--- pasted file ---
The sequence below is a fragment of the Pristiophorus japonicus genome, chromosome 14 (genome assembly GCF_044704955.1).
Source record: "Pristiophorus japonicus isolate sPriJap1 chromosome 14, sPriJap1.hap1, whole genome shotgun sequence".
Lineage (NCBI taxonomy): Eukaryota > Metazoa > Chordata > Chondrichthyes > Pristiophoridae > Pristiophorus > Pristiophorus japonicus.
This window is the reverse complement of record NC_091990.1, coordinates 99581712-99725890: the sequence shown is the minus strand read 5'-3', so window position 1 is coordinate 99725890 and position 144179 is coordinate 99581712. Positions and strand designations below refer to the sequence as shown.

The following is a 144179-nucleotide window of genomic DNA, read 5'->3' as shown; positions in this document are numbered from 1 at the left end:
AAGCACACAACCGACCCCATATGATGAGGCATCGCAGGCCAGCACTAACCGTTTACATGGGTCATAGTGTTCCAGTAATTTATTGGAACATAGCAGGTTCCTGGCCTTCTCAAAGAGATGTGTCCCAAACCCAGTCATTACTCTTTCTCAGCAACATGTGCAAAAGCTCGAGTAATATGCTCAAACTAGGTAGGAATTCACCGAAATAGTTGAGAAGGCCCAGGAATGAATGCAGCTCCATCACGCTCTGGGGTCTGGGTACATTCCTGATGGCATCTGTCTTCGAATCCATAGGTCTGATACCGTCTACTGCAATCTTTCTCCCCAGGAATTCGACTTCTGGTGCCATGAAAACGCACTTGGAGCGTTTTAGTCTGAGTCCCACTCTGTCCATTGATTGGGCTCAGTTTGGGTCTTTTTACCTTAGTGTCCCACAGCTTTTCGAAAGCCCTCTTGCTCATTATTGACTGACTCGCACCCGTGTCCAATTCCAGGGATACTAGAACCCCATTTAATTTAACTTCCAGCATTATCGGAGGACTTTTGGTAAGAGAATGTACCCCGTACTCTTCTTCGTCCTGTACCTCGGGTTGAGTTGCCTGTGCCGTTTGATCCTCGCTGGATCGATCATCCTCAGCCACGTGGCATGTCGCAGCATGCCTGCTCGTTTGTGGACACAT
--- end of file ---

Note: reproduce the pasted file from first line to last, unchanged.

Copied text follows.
The sequence below is a fragment of the Pristiophorus japonicus genome, chromosome 14 (genome assembly GCF_044704955.1).
Source record: "Pristiophorus japonicus isolate sPriJap1 chromosome 14, sPriJap1.hap1, whole genome shotgun sequence".
Lineage (NCBI taxonomy): Eukaryota > Metazoa > Chordata > Chondrichthyes > Pristiophoridae > Pristiophorus > Pristiophorus japonicus.
This window is the reverse complement of record NC_091990.1, coordinates 99581712-99725890: the sequence shown is the minus strand read 5'-3', so window position 1 is coordinate 99725890 and position 144179 is coordinate 99581712. Positions and strand designations below refer to the sequence as shown.

The following is a 144179-nucleotide window of genomic DNA, read 5'->3' as shown; positions in this document are numbered from 1 at the left end:
AAGCACACAACCGACCCCATATGATGAGGCATCGCAGGCCAGCACTAACCGTTTACATGGGTCATAGTGTTCCAGTAATTTATTGGAACATAGCAGGTTCCTGGCCTTCTCAAAGAGATGTGTCCCAAACCCAGTCATTACTCTTTCTCAGCAACATGTGCAAAAGCTCGAGTAATATGCTCAAACTAGGTAGGAATTCACCGAAATAGTTGAGAAGGCCCAGGAATGAATGCAGCTCCATCACGCTCTGGGGTCTGGGTACATTCCTGATGGCATCTGTCTTCGAATCCATAGGTCTGATACCGTCTACTGCAATCTTTCTCCCCAGGAATTCGACTTCTGGTGCCATGAAAACGCACTTGGAGCGTTTTAGTCTGAGTCCCACTCTGTCCATTGATTGGGCTCAGTTTGGGTCTTTTTACCTTAGTGTCCCACAGCTTTTCGAAAGCCCTCTTGCTCATTATTGACTGACTCGCACCCGTGTCCAATTCCAGGGATACTAGAACCCCATTTAATTTAACTTCCAGCATTATCGGAGGACTTTTGGTAAGAGAATGTACCCCGTACTCTTCTTCGTCCTGTACCTCGGGTTGAGTTGCCTGTGCCGTTTGATCCTCGCTGGATCGATCATCCTCAGCCACGTGGCATGTCGCAGCATGCCTGCTCGTTTGTGGACACAT